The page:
For young people with very little means, there are many barriers to participating fully as a high school kid if you don’t have the resources that you need. In the midst of many recent discussions in Madison about overcoming the racial achievement gap, the Mann Fund and the Sanchez Scholars Fund have been instrumental in helping students overcome barriers, advocating for young learners, and making a difference in the community.

Students from those programs — the Mann Scholars Program and the Sanchez Scholars Program — came together last night for their annual Christmas Cookie Bake and Fellowship event at Christ Presbyterian Church on Madison’s near east side. It was a chance for young people to bake hundreds of cookies for a special cause and to enjoy some holiday cheer with fellow students and Mann Scholars board members.

Drawing on endowed funds and support from community volunteers and school staff, the Mann and Sanchez scholarship programs provide financial support for needy Madison-area students during high school. The two groups do not get a lot of chances to hang out together, so the cookie-making opportunity was a unique opportunity.

Students made almost 400 Christmas cookies Dec. 14 at the Christ Presbyterian Church.
Students made almost 400 Christmas cookies Dec. 14 at the Christ Presbyterian Church.

“We’ve been doing this for about 5 years now and it’s just an incredibly fun time for our students and our board members,” says Amy Wallace, longtime Mann Scholars Coordinator for the Madison Metropolitan School District. “In all, we usually make somewhere between 300-400 cookies. The past few years we have given them to the Red Cross around Christmas time. This year they will go to the Senior Program at Goodman Community Center. Leftover cookies will go the students’ families.”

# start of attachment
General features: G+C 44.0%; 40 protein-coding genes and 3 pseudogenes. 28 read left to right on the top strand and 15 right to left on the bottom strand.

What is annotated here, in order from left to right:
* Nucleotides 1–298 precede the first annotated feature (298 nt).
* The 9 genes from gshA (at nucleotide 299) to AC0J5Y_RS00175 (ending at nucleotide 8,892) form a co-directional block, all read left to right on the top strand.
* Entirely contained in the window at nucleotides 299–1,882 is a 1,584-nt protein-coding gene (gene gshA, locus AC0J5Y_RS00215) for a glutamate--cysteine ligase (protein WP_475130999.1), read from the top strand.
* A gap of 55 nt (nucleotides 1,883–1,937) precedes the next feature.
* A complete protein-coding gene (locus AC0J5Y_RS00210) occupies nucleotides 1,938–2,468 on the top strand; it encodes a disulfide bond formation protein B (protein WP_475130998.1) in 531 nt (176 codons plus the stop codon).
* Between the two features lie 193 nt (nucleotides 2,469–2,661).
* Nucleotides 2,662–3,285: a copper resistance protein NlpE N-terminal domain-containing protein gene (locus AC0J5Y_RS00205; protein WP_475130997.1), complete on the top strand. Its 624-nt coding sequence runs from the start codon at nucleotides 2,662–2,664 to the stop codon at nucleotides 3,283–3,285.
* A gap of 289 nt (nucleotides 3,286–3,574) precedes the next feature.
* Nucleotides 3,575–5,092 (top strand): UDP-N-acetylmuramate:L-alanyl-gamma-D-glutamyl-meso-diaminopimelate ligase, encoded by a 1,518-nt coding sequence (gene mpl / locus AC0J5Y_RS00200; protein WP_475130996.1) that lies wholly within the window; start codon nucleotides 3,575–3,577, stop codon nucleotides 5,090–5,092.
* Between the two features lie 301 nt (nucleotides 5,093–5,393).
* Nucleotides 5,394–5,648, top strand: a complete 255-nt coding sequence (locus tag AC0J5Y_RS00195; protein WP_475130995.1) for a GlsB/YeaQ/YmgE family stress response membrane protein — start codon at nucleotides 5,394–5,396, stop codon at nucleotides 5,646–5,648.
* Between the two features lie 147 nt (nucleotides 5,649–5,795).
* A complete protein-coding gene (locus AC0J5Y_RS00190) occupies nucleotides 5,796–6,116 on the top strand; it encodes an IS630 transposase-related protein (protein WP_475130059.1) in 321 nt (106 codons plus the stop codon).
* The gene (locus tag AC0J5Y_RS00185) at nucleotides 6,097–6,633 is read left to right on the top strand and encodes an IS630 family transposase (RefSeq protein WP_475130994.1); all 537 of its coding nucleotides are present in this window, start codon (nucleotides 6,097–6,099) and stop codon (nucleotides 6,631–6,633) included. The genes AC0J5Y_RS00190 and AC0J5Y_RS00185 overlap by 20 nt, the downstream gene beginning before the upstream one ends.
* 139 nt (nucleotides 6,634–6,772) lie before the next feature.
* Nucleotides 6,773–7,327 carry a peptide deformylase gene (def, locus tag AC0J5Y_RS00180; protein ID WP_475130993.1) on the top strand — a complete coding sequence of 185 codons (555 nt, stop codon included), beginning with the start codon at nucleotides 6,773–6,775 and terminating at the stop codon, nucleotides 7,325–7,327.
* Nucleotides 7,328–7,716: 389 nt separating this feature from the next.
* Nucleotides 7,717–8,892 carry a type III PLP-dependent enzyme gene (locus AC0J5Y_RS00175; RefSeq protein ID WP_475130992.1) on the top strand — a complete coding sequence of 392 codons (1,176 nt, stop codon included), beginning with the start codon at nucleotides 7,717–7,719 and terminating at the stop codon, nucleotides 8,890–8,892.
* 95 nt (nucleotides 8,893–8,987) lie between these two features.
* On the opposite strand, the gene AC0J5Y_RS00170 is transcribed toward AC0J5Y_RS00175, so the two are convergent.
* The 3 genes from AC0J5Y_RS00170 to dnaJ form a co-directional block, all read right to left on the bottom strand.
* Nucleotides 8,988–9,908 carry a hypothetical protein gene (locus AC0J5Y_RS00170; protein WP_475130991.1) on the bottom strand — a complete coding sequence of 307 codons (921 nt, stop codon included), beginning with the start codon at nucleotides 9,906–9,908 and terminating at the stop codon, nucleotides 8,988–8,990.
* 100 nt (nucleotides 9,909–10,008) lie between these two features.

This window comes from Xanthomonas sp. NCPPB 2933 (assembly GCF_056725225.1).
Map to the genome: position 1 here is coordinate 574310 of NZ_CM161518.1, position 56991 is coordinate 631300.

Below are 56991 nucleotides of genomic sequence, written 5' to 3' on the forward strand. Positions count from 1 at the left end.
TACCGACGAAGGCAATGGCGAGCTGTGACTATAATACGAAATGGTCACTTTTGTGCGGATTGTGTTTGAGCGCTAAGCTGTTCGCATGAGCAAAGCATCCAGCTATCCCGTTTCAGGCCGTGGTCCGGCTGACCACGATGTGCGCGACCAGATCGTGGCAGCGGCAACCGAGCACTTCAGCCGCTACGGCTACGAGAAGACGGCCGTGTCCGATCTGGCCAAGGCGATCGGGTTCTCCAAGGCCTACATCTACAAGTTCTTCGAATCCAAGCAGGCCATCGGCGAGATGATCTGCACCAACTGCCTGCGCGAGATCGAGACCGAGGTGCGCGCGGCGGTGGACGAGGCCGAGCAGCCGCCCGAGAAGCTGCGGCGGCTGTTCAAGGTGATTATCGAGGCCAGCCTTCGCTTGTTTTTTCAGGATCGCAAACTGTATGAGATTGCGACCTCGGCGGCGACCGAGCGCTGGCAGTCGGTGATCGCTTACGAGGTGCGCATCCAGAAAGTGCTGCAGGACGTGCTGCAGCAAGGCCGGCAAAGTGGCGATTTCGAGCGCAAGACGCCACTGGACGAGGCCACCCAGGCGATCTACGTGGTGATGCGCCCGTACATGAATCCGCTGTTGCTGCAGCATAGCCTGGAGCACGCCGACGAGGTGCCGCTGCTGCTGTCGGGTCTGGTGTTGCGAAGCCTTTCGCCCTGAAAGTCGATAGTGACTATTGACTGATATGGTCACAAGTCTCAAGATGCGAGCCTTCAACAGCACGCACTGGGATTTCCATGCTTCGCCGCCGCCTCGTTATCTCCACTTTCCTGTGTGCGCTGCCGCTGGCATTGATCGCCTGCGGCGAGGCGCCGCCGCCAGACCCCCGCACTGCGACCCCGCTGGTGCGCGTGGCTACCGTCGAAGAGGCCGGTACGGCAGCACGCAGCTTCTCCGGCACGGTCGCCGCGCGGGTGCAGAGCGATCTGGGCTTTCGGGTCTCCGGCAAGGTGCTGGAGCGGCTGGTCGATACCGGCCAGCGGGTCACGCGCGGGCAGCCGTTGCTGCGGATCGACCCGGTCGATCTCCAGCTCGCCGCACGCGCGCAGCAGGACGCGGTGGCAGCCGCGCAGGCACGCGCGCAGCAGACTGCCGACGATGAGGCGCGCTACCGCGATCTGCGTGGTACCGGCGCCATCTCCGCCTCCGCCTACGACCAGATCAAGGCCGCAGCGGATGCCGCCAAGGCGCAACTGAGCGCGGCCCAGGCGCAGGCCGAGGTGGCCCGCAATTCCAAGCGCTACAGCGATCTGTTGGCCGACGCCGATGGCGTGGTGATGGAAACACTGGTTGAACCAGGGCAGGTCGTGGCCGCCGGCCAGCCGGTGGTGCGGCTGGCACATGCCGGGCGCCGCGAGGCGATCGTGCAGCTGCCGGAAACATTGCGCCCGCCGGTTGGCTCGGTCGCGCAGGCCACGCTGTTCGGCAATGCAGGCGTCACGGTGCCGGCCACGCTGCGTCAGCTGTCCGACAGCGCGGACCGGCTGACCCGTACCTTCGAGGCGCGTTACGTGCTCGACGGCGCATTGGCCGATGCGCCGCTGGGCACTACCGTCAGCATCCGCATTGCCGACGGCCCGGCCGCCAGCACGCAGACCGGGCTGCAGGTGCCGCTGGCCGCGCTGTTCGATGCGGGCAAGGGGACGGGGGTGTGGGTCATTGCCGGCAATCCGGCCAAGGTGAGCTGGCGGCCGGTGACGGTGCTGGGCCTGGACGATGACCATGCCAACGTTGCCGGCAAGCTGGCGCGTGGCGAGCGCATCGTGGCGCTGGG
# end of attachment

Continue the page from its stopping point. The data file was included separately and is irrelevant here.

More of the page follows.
The Sanchez Scholars receive financial and academic support throughout their high school careers through a fund set up by Dr. Roberto Sanchez.

The Mann Scholars Program was started by sisters Becky Gobermann and Lori Mann Carey who head up the Mann Fund and are present for each Mann Scholars Celebration every spring on the UW-Madison campus. The perfect Mann Scholar candidate demonstrates an investment in their academics, consistent grades and attendance, and shared their talents with their community and with their involvement in extracurricular activities.

The Mann Educational Opportunity Fund is a scholarship that honors the late Bernard and Kathlyn Mann, long-time African American residents of Madison whose strong belief in education helped ensure the graduation of their five children from Madison Memorial High School and later from universities. The Mann Program’s goal is to provide mentoring and educational tools to students from the Madison Metropolitan School District who show potential for academic achievement but face significant challenges to reaching their full potential.
Mann Scholars are picked every year based on their academic promise, their motivation, their financial need, and the willingness of their families to encourage participation in enrichment activities. They are primarily, but not exclusively, students of color. Three to five students join the Mann Scholars program every year and each receives $1,000 per year each year during high school, mentoring support, and assistance in planning high school and post-secondary studies. During their high school years, these young people will receive whatever financial, mentoring, and academic support they need to succeed. The scholarship funds help pay for extracurricular and school expenses during high school, and the program also provides academic mentoring.